These are the sources and citations used to research German Cinema in World War 1. This bibliography was generated on Cite This For Me on
In-text: (Ballou, 2015)
Your Bibliography: Ballou, S., 2015. Sullivan Ballou Letter. [online] Civilwar.org. Available at: <http://www.civilwar.org/education/history/primarysources/sullivan-ballou-letter.html> [Accessed 8 December 2015].
In-text: (Boyd and Hardinge, 2010)
Your Bibliography: Boyd, B. and Hardinge, S., 2010. Belle Boyd in camp and prison. [Place of publication not identified]: Variety Books LLC.
In-text: (Boyd, 1998)
Your Bibliography: Boyd, B., 1998. Belle Boyd in camp and prison. Baton Rouge: Louisiana State University Press.
In-text: (Burns and Bradbury, 2013)
Your Bibliography: Burns, S. and Bradbury, M., 2013. President Lincoln, the Civil War, and the Dawn of Gender Representation in the U.S. Federal Bureaucracy. Public Administration Review, 73(1), pp.188-190.
In-text: (Clinton and Silber, 2006)
Your Bibliography: Clinton, C. and Silber, N., 2006. Battle scars. Oxford: Oxford University Press.
In-text: (Delfino and Gillespie, 2002)
Your Bibliography: Delfino, S. and Gillespie, M., 2002. Neither lady nor slave. Chapel Hill: University of North Carolina Press.
In-text: (Eggleston, 2003)
Your Bibliography: Eggleston, L., 2003. Women in the Civil War. Jefferson, N.C.: McFarland, pp.50-54.
In-text: (Engelen, Midkiff DeBauche and Hammond, 2015)
Your Bibliography: Engelen, L., Midkiff DeBauche, L. and Hammond, M., 2015. ‘Snapshots’: Local Cinema Cultures in the Great War. Historical Journal of Film, Radio and Television, 35(4), pp.631-655.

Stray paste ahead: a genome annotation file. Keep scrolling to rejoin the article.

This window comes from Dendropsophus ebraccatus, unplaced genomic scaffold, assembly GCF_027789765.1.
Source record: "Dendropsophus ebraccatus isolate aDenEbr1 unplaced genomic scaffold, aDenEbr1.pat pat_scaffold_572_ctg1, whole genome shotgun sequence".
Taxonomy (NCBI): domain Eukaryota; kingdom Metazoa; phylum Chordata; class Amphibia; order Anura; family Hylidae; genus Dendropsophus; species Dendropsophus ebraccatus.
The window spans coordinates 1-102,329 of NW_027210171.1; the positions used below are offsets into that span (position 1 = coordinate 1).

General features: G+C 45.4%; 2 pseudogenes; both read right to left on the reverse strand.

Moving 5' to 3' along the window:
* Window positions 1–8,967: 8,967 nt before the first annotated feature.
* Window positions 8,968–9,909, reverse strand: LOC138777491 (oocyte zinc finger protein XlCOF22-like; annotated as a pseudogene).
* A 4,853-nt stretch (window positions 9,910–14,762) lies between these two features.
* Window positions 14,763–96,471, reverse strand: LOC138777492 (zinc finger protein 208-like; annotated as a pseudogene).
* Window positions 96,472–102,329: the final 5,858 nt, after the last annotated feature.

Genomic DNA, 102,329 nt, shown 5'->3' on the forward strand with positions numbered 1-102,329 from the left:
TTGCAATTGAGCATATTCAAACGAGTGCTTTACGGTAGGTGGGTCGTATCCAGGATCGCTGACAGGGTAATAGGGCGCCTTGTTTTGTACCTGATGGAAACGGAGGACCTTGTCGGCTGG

In-text: (Federal Republic of Germany, 1918)
Your Bibliography: Federal Republic of Germany, 1918. Das Kino als Berater. [video] Available at: <https://www.filmothek.bundesarchiv.de/video/59192?q=cinema+audience&xm=AND&xf%5B0%5D=_fulltext&xo%5B0%5D=CONTAINS&xv%5B0%5D=> [Accessed 4 December 2015].
In-text: (Women in the Civil War, 2010)
Your Bibliography: HISTORY.com. 2010. Women in the Civil War. [online] Available at: <http://www.history.com/topics/american-civil-war/women-in-the-civil-war> [Accessed 8 December 2015].
In-text: (Nosferatu, 1922)
Your Bibliography: Nosferatu. 1922. [film] Weimar Republic: F. W. Murnau.
The film became an excellent example of German Expressionism for dealing with death and fear in a surreal, almost dreamlike way
In-text: (The Great War and Expressionism in German Film, 2014)
Your Bibliography: Polemics. 2014. The Great War and Expressionism in German Film. [online] Available at: <http://dapolemics.com/2014/11/14/the-great-war-and-expressionism-in-german-film/> [Accessed 3 December 2015].
In-text: (Rowen, 2015)
Your Bibliography: Rowen, B., 2015. Women's Role in the Civil War. [online] Infoplease.com. Available at: <http://www.infoplease.com/us/military/women-civil-war.html> [Accessed 8 December 2015].
In-text: (Scarborough, 1983)
Your Bibliography: Scarborough, R., 1983. Belle Boyd, siren of the South. Macon, Ga.: Mercer University Press.
In-text: (Silberman, 1995)
Your Bibliography: Silberman, M., 1995. German cinema. Detroit: Wayne State University Press, p.3.
In-text: (Tucker, 2014)
Your Bibliography: Tucker, S., 2014. World War I. 5 vols. The definitive encyclopedia and document collection. Westport: Greenwood Press.
In-text: (Whites, 1995)
Your Bibliography: Whites, L., 1995. The Civil War as a crisis in gender. Athens: University of Georgia Press.
In-text: (Whites, 2005)
Your Bibliography: Whites, L., 2005. Gender matters. New York: Palgrave Macmillan.
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